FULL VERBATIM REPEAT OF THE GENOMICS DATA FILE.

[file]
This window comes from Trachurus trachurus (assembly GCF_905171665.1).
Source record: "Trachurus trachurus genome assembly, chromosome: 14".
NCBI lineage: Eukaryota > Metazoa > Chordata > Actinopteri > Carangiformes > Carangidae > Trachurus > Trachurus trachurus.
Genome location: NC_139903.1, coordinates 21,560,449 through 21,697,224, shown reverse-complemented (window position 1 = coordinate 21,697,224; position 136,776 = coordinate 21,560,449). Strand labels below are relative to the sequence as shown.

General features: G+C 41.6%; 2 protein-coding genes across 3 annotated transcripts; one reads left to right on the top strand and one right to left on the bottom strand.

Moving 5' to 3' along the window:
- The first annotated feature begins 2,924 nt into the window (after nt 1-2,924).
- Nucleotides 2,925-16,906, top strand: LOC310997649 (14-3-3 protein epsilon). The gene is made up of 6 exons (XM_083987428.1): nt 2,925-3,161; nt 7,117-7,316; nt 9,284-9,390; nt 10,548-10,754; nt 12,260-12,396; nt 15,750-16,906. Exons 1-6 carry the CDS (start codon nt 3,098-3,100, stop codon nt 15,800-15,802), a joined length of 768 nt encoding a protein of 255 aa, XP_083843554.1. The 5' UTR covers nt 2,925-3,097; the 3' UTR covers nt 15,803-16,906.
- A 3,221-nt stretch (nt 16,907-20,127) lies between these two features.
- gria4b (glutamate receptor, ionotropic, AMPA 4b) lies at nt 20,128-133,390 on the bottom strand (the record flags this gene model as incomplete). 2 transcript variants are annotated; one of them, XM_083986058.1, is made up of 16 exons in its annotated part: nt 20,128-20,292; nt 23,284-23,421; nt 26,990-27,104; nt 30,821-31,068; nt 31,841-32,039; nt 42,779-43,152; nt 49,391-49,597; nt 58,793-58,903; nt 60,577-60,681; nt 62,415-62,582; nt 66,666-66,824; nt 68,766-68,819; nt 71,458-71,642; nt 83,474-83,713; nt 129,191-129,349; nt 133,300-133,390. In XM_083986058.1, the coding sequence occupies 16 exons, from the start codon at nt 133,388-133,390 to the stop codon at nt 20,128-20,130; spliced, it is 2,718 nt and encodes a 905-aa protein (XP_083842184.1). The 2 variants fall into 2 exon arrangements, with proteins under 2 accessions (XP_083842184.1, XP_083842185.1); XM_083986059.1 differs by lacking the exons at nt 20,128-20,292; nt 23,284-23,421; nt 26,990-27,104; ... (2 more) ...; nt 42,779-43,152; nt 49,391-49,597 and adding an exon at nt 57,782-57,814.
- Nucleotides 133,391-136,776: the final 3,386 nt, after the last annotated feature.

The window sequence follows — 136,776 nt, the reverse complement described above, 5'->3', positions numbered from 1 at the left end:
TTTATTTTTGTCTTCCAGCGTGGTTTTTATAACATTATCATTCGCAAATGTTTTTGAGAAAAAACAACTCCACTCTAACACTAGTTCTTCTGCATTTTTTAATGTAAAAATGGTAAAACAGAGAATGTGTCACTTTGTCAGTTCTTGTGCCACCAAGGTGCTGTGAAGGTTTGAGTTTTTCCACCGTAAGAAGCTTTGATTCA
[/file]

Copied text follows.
This window comes from Trachurus trachurus (assembly GCF_905171665.1).
Source record: "Trachurus trachurus genome assembly, chromosome: 14".
NCBI lineage: Eukaryota > Metazoa > Chordata > Actinopteri > Carangiformes > Carangidae > Trachurus > Trachurus trachurus.
Genome location: NC_139903.1, coordinates 21,560,449 through 21,697,224, shown reverse-complemented (window position 1 = coordinate 21,697,224; position 136,776 = coordinate 21,560,449). Strand labels below are relative to the sequence as shown.

General features: G+C 41.6%; 2 protein-coding genes across 3 annotated transcripts; one reads left to right on the top strand and one right to left on the bottom strand.

Moving 5' to 3' along the window:
- The first annotated feature begins 2,924 nt into the window (after nt 1-2,924).
- Nucleotides 2,925-16,906, top strand: LOC310997649 (14-3-3 protein epsilon). The gene is made up of 6 exons (XM_083987428.1): nt 2,925-3,161; nt 7,117-7,316; nt 9,284-9,390; nt 10,548-10,754; nt 12,260-12,396; nt 15,750-16,906. Exons 1-6 carry the CDS (start codon nt 3,098-3,100, stop codon nt 15,800-15,802), a joined length of 768 nt encoding a protein of 255 aa, XP_083843554.1. The 5' UTR covers nt 2,925-3,097; the 3' UTR covers nt 15,803-16,906.
- A 3,221-nt stretch (nt 16,907-20,127) lies between these two features.
- gria4b (glutamate receptor, ionotropic, AMPA 4b) lies at nt 20,128-133,390 on the bottom strand (the record flags this gene model as incomplete). 2 transcript variants are annotated; one of them, XM_083986058.1, is made up of 16 exons in its annotated part: nt 20,128-20,292; nt 23,284-23,421; nt 26,990-27,104; nt 30,821-31,068; nt 31,841-32,039; nt 42,779-43,152; nt 49,391-49,597; nt 58,793-58,903; nt 60,577-60,681; nt 62,415-62,582; nt 66,666-66,824; nt 68,766-68,819; nt 71,458-71,642; nt 83,474-83,713; nt 129,191-129,349; nt 133,300-133,390. In XM_083986058.1, the coding sequence occupies 16 exons, from the start codon at nt 133,388-133,390 to the stop codon at nt 20,128-20,130; spliced, it is 2,718 nt and encodes a 905-aa protein (XP_083842184.1). The 2 variants fall into 2 exon arrangements, with proteins under 2 accessions (XP_083842184.1, XP_083842185.1); XM_083986059.1 differs by lacking the exons at nt 20,128-20,292; nt 23,284-23,421; nt 26,990-27,104; ... (2 more) ...; nt 42,779-43,152; nt 49,391-49,597 and adding an exon at nt 57,782-57,814.
- Nucleotides 133,391-136,776: the final 3,386 nt, after the last annotated feature.

The window sequence follows — 136,776 nt, the reverse complement described above, 5'->3', positions numbered from 1 at the left end:
TTTATTTTTGTCTTCCAGCGTGGTTTTTATAACATTATCATTCGCAAATGTTTTTGAGAAAAAACAACTCCACTCTAACACTAGTTCTTCTGCATTTTTTAATGTAAAAATGGTAAAACAGAGAATGTGTCACTTTGTCAGTTCTTGTGCCACCAAGGTGCTGTGAAGGTTTGAGTTTTTCCACCGTAAGAAGCTTTGATTCA